Over the years, many other prominent gaming organizations have come under the scrutiny of the ASA, including William Hill, Coral, Ladbrokes, and bwin. The recent complaint against PokerStars' wasn't the firm's first interaction with the agency. In August 2016, its daily fantasy sports division, BetStars, had a complaint against it upheld relating to difficult-to-find terms and conditions on a free bet offer. Fortunately, the only enforcement actions typically taken by the ASA are orders to stop showing the offending material and directives to be more careful in the future.
Gambling and advertising are two separate fields over which governments wish to exert some control in many jurisdictions around the world. When the two industries combine, restrictive regulations are usually developed.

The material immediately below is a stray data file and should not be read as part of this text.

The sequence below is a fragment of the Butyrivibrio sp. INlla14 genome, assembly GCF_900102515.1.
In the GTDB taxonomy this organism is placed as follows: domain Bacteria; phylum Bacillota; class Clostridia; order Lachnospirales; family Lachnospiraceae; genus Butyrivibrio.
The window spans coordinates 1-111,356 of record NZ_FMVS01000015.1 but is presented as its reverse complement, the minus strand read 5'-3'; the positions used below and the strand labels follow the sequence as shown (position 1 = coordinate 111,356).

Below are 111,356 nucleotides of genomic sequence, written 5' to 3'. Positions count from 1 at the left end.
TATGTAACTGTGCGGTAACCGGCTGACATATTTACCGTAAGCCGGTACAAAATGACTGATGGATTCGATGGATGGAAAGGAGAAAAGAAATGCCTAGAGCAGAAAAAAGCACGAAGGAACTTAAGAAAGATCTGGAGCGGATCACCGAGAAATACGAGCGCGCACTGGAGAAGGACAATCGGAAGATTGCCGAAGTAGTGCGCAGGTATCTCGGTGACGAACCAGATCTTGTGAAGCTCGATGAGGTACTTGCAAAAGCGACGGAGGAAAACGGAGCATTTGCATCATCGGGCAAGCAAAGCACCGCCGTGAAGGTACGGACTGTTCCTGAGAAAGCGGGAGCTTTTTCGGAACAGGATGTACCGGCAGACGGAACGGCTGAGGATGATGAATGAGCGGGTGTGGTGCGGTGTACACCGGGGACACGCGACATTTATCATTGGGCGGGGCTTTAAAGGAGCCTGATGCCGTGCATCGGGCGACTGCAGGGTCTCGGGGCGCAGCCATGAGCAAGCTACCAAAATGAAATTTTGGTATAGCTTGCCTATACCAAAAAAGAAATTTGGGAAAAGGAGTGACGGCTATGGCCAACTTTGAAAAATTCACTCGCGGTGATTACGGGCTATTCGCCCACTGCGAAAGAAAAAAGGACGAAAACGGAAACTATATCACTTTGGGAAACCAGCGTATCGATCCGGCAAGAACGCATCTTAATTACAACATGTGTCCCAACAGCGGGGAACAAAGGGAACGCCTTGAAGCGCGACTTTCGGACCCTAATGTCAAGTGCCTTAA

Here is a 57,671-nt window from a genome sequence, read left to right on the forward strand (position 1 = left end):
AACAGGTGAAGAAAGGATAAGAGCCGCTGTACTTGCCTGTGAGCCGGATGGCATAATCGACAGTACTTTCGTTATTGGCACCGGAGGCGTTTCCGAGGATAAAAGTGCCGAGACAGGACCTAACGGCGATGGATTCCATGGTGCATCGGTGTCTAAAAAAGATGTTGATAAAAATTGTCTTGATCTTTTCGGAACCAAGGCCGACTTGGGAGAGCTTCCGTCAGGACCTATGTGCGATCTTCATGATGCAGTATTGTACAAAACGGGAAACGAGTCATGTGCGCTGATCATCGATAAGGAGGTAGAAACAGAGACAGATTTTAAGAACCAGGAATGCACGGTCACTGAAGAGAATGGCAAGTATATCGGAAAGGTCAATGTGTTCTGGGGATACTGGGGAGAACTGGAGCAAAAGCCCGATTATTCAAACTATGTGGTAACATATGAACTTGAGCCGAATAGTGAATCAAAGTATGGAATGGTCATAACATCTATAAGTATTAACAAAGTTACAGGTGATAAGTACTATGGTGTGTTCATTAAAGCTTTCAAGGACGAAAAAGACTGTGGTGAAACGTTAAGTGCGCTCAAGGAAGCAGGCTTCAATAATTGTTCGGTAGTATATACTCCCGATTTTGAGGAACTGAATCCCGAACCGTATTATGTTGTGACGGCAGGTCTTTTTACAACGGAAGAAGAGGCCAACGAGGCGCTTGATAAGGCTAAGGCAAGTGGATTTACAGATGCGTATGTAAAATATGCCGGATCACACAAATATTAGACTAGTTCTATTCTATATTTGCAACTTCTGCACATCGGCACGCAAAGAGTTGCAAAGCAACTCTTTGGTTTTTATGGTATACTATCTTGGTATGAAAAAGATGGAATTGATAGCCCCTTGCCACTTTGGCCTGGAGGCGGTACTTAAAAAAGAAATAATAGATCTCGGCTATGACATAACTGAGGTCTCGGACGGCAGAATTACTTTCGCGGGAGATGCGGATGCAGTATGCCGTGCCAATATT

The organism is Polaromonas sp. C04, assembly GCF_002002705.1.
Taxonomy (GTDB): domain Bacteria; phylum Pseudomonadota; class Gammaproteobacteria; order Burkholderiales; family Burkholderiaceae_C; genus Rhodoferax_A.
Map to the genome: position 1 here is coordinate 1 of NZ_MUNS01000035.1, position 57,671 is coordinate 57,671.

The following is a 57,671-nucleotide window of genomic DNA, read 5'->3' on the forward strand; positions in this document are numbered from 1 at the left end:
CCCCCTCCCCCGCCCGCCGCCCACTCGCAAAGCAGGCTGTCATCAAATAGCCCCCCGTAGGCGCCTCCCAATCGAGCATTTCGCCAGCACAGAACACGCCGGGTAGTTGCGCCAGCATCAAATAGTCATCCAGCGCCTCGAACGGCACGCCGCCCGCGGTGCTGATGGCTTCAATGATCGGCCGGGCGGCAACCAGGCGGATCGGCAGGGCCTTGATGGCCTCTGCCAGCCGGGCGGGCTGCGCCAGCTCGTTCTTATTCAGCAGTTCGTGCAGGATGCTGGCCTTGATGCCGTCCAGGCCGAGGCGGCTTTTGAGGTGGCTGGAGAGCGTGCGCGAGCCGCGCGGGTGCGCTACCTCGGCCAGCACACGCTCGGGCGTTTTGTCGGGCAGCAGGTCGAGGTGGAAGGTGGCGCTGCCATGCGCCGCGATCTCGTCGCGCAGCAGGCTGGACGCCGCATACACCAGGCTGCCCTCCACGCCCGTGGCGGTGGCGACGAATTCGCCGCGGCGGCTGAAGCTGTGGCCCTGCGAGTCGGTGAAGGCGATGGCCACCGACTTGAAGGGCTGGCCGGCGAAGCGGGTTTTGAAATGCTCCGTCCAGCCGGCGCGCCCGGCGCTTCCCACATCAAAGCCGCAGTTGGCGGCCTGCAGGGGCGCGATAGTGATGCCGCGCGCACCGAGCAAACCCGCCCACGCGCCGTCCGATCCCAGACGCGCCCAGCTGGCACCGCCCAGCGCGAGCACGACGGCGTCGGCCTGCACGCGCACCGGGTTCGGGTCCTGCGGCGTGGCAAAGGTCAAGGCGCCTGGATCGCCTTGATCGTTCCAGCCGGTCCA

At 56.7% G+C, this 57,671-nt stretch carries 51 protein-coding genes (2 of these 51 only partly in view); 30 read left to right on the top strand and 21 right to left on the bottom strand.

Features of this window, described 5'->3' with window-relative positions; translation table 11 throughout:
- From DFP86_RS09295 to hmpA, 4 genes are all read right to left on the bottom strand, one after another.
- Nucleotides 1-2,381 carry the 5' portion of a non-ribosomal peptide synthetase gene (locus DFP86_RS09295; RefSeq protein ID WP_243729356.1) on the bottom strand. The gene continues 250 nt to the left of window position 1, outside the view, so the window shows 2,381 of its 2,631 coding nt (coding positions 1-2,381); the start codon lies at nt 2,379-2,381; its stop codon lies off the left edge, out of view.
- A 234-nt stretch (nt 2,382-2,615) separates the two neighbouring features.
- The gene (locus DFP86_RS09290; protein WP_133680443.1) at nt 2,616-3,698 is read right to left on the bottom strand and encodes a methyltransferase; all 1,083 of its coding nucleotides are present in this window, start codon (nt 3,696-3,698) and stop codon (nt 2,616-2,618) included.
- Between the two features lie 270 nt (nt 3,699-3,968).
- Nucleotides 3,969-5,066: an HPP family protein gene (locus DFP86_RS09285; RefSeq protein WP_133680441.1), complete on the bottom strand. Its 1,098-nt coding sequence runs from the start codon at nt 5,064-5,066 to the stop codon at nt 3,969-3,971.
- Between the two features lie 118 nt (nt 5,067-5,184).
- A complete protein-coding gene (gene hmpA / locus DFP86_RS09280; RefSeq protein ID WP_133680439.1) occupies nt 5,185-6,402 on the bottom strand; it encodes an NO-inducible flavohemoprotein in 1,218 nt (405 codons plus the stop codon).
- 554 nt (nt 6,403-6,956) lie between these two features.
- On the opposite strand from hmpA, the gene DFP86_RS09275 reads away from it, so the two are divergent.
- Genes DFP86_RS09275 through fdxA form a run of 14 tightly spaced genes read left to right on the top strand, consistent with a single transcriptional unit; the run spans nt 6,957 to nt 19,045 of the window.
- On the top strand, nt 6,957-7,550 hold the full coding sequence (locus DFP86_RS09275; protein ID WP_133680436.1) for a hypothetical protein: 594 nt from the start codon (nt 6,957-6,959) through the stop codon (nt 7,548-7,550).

For instance, Australia recently banned daytime gambling advertising during live sporting events. In the United States, rules governing gambling advertising are usually determined at a state-by-state level although there have been periodic attempts by the federal authorities to stamp out advertising for what it sees as illegal gambling. Thus, the recent ruling by the Advertising Standards Agency in the United Kingdom is not out of the ordinary when compared to what other countries do to regulate gambling adverts.